Even in the economic system, women were a major force in agriculture, but when agriculture was almost destroyed in the Palestinian territories and men turned into workers, there was a redivision of labour. For instance, olives are the main crop in the West Bank, and that needed labour like ploughing the earth around the trees, which women traditionally had not engaged with but now had to. They had to take on the added burden of harvesting, etc. But, of course, it is not possible to talk about women in general as the position and role of women in Palestinian society is also class-specific and region-specific.

You are involved in the boycott, divestment and sanctions (BDS) campaign against Israel, including academic and cultural boycott.

I got involved in the campaign and movement for boycott, divestment and sanctions against Israel in 2002. It has been eight years, and it’s the boycott movement in Palestine in a new form as we have a long history of engaging in boycott.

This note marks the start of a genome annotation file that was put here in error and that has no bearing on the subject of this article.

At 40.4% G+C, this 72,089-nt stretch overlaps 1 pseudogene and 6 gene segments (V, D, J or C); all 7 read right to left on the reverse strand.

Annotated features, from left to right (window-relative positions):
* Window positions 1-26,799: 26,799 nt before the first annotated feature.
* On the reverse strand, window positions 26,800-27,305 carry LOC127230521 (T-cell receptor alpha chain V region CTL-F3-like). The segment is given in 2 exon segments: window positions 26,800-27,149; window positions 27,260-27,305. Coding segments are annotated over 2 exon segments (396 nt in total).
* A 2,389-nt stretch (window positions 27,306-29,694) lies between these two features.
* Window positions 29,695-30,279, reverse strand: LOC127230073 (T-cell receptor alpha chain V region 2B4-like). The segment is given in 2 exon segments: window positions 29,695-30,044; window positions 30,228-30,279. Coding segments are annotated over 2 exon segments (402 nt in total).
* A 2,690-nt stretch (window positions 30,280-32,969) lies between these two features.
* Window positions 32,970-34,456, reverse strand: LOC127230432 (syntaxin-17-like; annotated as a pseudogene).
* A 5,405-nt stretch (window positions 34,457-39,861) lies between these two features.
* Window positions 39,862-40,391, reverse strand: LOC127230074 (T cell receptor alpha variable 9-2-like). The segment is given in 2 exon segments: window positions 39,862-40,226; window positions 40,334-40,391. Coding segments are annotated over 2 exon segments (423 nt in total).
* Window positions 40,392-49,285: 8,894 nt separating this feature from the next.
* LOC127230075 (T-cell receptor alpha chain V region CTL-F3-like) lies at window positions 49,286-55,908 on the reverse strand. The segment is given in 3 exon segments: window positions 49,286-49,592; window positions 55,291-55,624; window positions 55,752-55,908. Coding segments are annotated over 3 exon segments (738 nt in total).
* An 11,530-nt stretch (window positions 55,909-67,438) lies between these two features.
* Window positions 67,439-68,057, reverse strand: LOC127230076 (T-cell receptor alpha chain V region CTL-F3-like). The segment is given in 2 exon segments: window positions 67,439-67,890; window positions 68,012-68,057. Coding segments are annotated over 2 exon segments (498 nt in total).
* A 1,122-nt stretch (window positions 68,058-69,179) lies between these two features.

Israel’s military incursion into Palestinian territories since the P.A. [Palestinian Authority] was established and especially its attack on the headquarters of President Arafat shocked the world and mobilised people across the world. So a number of us in Ramallah and some colleagues in Britain and Palestinians in the diaspora put together a statement in 2003 as a way to pressure Israel as diplomacy and negotiations were not working. In 2004, we set up the Palestinian Campaign for the Cultural and Academic Boycott of Israel. The same year, the International Court of Justice issued its famous decree which found Israel’s wall built on occupied Palestinian territory to be illegal. This decision gave legitimacy to our campaign and that is when we linked up with academics and cultural organisations in the world, and we have organised groups in Britain, France, Sweden, Italy, last year in Pakistan, and this year in India.